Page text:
Kafka Monitoring and Operations

How can we monitor a Kafka cluster? What are the tools available to operate a Kafka cluster?

Monitoring is a key aspect of running Apache Kafka properly. In this section, we'll learn how Kafka exposes metrics, and some of the key metrics to monitor. We'll also look at some of the operations that one should master when running a cluster.

Kafka Monitoring

Kafka runs on the JVM (Java Virtual Machine). All of the metrics exposed by Kafka can be accessed via the Java Management Extensions (JMX) interface. The easiest way to use them in an external monitoring system is to use a collection agent provided by your monitoring system and attach it to the Kafka process.

The collection agent can then be scrapped for metrics by various monitoring toolkits. Common places to host the Kafka metrics are:

  • ELK (ElasticSearch + Kibana)

  • Datadog

  • NewRelic

  • Confluent Control Centre

  • Prometheus

These monitoring systems have alerting capabilities that can be set up based on the metrics.

Today most monitoring systems provide good documentation on how to integrate monitoring for Apache Kafka with the monitoring tool itself.

Kafka Metrics to monitor

No matter how you collect metrics from Kafka, you should have a way to also monitor the overall health of the application process via key metrics. There are many metrics exposed by different Kafka components providing information about nearly every function of that component. We'll review the most common ones that provide the information needed to run Kafka on a daily basis.

  • Under Replicated Partitions: This measurement, provided on each broker in a cluster, gives a count of the number of partitions for which the broker is the leader replica, where the follower replicas are not caught up. A high number may indicate a high load on the system.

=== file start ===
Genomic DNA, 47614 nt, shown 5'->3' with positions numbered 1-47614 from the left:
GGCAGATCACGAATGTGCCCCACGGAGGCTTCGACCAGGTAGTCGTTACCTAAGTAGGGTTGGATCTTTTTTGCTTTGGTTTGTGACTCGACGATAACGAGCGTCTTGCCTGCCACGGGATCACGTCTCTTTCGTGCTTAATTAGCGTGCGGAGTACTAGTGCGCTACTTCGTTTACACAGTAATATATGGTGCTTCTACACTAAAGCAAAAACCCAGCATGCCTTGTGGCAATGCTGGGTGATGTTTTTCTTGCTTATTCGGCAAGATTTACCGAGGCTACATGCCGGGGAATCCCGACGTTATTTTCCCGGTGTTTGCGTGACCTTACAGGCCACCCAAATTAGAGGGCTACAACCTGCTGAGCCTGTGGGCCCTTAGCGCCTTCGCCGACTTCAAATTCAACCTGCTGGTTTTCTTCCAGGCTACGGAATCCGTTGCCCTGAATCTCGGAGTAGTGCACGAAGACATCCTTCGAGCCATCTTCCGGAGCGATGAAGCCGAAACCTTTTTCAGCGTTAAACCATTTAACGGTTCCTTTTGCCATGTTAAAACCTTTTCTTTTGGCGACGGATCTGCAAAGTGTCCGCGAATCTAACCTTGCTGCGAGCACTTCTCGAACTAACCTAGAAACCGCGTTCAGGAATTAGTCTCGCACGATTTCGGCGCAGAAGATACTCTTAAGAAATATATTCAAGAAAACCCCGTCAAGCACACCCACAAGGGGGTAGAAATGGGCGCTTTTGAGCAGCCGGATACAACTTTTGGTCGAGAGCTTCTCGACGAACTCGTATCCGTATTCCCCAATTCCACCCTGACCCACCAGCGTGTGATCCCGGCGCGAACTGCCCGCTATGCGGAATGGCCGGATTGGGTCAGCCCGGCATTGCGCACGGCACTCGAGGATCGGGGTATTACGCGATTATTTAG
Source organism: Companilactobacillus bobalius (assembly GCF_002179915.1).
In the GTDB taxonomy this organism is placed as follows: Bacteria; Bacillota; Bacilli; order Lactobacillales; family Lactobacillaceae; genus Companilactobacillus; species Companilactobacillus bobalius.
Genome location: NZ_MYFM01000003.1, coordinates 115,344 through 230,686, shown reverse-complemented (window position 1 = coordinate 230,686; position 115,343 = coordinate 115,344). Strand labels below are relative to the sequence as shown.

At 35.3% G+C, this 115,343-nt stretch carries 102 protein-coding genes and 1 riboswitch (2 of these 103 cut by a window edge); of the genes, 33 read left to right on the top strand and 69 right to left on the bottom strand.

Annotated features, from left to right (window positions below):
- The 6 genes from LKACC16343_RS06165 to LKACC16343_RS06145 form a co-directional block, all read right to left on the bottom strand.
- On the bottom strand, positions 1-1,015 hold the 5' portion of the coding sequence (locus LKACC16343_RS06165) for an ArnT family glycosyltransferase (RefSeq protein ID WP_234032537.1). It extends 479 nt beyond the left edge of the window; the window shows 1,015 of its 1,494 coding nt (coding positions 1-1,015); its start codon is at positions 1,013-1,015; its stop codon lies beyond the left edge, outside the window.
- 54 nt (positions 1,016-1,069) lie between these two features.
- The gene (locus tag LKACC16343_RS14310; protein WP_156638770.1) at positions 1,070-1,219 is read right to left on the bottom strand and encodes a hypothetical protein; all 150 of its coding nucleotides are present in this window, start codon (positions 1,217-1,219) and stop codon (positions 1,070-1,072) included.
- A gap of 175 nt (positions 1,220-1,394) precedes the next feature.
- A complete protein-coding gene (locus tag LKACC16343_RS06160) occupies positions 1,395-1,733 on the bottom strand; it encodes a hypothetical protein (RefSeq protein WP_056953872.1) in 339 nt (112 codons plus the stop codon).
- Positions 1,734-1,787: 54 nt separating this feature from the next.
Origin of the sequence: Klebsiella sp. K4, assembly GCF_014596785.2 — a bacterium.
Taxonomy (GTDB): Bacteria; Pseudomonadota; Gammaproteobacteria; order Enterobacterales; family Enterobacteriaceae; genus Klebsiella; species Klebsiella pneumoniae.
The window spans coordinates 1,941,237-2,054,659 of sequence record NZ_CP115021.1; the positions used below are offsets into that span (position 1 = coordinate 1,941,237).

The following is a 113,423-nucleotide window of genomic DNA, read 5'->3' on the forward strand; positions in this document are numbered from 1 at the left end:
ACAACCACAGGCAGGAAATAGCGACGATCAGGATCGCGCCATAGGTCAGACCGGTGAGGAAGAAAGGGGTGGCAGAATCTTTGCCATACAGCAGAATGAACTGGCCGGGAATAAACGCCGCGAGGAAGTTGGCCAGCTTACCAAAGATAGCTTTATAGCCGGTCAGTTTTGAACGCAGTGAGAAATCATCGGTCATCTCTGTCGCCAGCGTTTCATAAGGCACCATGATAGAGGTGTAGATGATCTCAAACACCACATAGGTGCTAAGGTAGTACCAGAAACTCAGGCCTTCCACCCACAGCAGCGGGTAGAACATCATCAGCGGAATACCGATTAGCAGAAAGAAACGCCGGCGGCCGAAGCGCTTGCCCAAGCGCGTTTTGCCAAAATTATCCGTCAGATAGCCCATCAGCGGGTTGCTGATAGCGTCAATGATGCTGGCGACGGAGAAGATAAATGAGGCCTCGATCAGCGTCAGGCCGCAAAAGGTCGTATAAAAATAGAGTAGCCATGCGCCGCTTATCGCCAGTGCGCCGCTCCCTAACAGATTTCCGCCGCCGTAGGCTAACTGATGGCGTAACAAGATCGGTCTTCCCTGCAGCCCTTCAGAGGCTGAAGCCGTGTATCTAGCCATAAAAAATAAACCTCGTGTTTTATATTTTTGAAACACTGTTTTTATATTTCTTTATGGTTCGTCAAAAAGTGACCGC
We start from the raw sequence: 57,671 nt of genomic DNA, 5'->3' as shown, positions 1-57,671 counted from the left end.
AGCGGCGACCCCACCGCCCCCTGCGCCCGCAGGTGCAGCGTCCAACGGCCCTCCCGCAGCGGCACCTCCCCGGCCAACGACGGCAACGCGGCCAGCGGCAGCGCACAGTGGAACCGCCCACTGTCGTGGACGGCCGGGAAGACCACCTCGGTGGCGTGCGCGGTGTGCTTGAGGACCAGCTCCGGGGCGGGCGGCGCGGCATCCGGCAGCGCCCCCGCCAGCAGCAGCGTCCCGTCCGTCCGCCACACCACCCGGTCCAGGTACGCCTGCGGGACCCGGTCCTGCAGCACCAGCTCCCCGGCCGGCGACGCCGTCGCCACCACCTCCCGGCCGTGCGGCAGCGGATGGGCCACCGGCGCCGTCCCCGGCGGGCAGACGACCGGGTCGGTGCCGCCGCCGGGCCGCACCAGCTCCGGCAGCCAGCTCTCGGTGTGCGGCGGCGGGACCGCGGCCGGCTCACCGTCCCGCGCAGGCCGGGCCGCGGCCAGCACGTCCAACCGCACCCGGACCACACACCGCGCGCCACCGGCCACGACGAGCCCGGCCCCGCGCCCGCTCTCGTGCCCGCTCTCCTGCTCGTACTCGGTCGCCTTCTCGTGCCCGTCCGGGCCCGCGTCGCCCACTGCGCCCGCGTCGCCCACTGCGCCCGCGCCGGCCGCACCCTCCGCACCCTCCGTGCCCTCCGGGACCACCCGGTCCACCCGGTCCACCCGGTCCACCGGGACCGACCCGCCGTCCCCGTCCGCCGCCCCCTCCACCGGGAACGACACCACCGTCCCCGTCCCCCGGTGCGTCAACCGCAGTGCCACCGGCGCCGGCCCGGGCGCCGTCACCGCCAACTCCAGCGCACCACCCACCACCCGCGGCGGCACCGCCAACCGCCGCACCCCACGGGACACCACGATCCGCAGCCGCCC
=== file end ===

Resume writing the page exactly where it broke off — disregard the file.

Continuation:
• OfflinePartitionsCount: Number of partitions that are offline (which is not good for availability)

  • Request Handlers: This measurement provides information about the utilization of threads for IO, network, etc. for each Kafka broker.

  • Request timing: This metrics provides information about how long it takes to reply to requests. Lower is better, as latency will be improved.

  • Active Controller Count: there should only be one controller in your cluster, so the value of this should always be 1.

  • and many more!

Metrics are exposed using JMX in Kafka, although java agents or various vendors can help collect or expose metrics on different ports (for example Prometheus, etc...)

Additionally, on top of broker metrics, client metrics in general (Producer, Consumer, Kafka Streams, Kafka Connect...) are important to collect and monitor.

This page is meant as an introduction, and more content will soon be created towards metrics and monitoring in Apache Kafka.


There are many metrics exposed by Kafka providing information about nearly every function. To learn more about them, these references are very helpful:

Kafka Cluster Operations

For the day-to-day operations of Kafka, there are a number of operations that one has to learn and master to be able to perform them safely. These include:

  • Rolling Restart of Brokers

  • Updating Configurations

  • Rebalancing Partitions

  • Increasing replication factor

  • Adding a Broker

  • Replacing a Broker

  • Removing a Broker

  • Upgrading a Kafka Cluster with zero downtime

It is important to remember that managing your own cluster comes with all these responsibilities and more.

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